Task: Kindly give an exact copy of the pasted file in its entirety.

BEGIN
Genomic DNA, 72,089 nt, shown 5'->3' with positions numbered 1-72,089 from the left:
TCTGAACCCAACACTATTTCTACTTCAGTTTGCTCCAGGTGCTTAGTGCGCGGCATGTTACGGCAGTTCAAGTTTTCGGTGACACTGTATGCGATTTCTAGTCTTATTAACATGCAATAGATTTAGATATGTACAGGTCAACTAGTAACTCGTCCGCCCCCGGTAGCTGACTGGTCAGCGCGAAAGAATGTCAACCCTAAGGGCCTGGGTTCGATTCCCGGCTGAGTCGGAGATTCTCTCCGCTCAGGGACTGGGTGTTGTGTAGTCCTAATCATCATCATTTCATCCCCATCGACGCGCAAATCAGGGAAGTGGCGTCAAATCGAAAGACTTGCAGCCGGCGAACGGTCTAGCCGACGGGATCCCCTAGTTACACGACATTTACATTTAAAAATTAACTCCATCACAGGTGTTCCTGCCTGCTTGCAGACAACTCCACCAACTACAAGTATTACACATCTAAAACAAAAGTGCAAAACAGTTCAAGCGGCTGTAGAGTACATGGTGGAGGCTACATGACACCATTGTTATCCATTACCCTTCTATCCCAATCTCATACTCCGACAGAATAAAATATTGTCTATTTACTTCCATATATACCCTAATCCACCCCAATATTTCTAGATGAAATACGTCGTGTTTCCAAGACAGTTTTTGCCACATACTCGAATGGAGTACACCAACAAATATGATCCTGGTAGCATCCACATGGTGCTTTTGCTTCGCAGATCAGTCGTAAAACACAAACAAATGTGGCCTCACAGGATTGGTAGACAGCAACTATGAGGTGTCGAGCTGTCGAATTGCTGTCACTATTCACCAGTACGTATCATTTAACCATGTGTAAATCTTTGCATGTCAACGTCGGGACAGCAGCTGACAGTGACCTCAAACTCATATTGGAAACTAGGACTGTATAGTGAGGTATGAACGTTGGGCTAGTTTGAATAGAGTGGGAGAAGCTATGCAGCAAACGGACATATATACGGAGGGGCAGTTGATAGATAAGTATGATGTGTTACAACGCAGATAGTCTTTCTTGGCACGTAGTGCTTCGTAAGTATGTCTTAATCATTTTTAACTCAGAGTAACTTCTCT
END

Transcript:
Genomic DNA, 72,089 nt, shown 5'->3' with positions numbered 1-72,089 from the left:
TCTGAACCCAACACTATTTCTACTTCAGTTTGCTCCAGGTGCTTAGTGCGCGGCATGTTACGGCAGTTCAAGTTTTCGGTGACACTGTATGCGATTTCTAGTCTTATTAACATGCAATAGATTTAGATATGTACAGGTCAACTAGTAACTCGTCCGCCCCCGGTAGCTGACTGGTCAGCGCGAAAGAATGTCAACCCTAAGGGCCTGGGTTCGATTCCCGGCTGAGTCGGAGATTCTCTCCGCTCAGGGACTGGGTGTTGTGTAGTCCTAATCATCATCATTTCATCCCCATCGACGCGCAAATCAGGGAAGTGGCGTCAAATCGAAAGACTTGCAGCCGGCGAACGGTCTAGCCGACGGGATCCCCTAGTTACACGACATTTACATTTAAAAATTAACTCCATCACAGGTGTTCCTGCCTGCTTGCAGACAACTCCACCAACTACAAGTATTACACATCTAAAACAAAAGTGCAAAACAGTTCAAGCGGCTGTAGAGTACATGGTGGAGGCTACATGACACCATTGTTATCCATTACCCTTCTATCCCAATCTCATACTCCGACAGAATAAAATATTGTCTATTTACTTCCATATATACCCTAATCCACCCCAATATTTCTAGATGAAATACGTCGTGTTTCCAAGACAGTTTTTGCCACATACTCGAATGGAGTACACCAACAAATATGATCCTGGTAGCATCCACATGGTGCTTTTGCTTCGCAGATCAGTCGTAAAACACAAACAAATGTGGCCTCACAGGATTGGTAGACAGCAACTATGAGGTGTCGAGCTGTCGAATTGCTGTCACTATTCACCAGTACGTATCATTTAACCATGTGTAAATCTTTGCATGTCAACGTCGGGACAGCAGCTGACAGTGACCTCAAACTCATATTGGAAACTAGGACTGTATAGTGAGGTATGAACGTTGGGCTAGTTTGAATAGAGTGGGAGAAGCTATGCAGCAAACGGACATATATACGGAGGGGCAGTTGATAGATAAGTATGATGTGTTACAACGCAGATAGTCTTTCTTGGCACGTAGTGCTTCGTAAGTATGTCTTAATCATTTTTAACTCAGAGTAACTTCTCT